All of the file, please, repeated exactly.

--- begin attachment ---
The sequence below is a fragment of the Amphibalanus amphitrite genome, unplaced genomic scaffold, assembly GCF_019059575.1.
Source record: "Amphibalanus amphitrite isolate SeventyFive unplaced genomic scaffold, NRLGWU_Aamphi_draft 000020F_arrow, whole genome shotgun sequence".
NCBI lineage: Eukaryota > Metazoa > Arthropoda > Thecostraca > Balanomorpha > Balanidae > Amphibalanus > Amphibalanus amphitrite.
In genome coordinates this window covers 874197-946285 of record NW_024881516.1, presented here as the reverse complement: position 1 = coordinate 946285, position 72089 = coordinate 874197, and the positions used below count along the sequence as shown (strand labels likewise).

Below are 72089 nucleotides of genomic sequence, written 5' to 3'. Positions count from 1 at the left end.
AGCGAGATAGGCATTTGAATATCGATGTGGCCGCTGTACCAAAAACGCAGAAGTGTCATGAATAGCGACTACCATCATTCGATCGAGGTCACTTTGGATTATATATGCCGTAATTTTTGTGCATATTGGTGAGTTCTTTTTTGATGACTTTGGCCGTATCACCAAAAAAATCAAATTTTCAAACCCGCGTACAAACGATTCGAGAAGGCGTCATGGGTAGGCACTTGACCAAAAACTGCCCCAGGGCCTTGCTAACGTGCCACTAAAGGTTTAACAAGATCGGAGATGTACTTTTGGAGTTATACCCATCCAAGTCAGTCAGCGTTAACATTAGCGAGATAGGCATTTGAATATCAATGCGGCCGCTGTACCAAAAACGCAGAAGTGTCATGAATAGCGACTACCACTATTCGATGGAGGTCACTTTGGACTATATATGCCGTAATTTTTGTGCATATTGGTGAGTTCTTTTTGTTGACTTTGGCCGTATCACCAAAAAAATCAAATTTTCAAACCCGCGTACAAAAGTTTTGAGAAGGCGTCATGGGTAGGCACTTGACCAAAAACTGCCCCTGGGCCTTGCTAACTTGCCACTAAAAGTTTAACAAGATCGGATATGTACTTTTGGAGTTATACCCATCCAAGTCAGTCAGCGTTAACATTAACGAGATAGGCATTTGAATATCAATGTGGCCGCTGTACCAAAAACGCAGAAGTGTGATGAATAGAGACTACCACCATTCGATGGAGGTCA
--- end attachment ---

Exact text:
The sequence below is a fragment of the Amphibalanus amphitrite genome, unplaced genomic scaffold, assembly GCF_019059575.1.
Source record: "Amphibalanus amphitrite isolate SeventyFive unplaced genomic scaffold, NRLGWU_Aamphi_draft 000020F_arrow, whole genome shotgun sequence".
NCBI lineage: Eukaryota > Metazoa > Arthropoda > Thecostraca > Balanomorpha > Balanidae > Amphibalanus > Amphibalanus amphitrite.
In genome coordinates this window covers 874197-946285 of record NW_024881516.1, presented here as the reverse complement: position 1 = coordinate 946285, position 72089 = coordinate 874197, and the positions used below count along the sequence as shown (strand labels likewise).

Below are 72089 nucleotides of genomic sequence, written 5' to 3'. Positions count from 1 at the left end.
AGCGAGATAGGCATTTGAATATCGATGTGGCCGCTGTACCAAAAACGCAGAAGTGTCATGAATAGCGACTACCATCATTCGATCGAGGTCACTTTGGATTATATATGCCGTAATTTTTGTGCATATTGGTGAGTTCTTTTTTGATGACTTTGGCCGTATCACCAAAAAAATCAAATTTTCAAACCCGCGTACAAACGATTCGAGAAGGCGTCATGGGTAGGCACTTGACCAAAAACTGCCCCAGGGCCTTGCTAACGTGCCACTAAAGGTTTAACAAGATCGGAGATGTACTTTTGGAGTTATACCCATCCAAGTCAGTCAGCGTTAACATTAGCGAGATAGGCATTTGAATATCAATGCGGCCGCTGTACCAAAAACGCAGAAGTGTCATGAATAGCGACTACCACTATTCGATGGAGGTCACTTTGGACTATATATGCCGTAATTTTTGTGCATATTGGTGAGTTCTTTTTGTTGACTTTGGCCGTATCACCAAAAAAATCAAATTTTCAAACCCGCGTACAAAAGTTTTGAGAAGGCGTCATGGGTAGGCACTTGACCAAAAACTGCCCCTGGGCCTTGCTAACTTGCCACTAAAAGTTTAACAAGATCGGATATGTACTTTTGGAGTTATACCCATCCAAGTCAGTCAGCGTTAACATTAACGAGATAGGCATTTGAATATCAATGTGGCCGCTGTACCAAAAACGCAGAAGTGTGATGAATAGAGACTACCACCATTCGATGGAGGTCA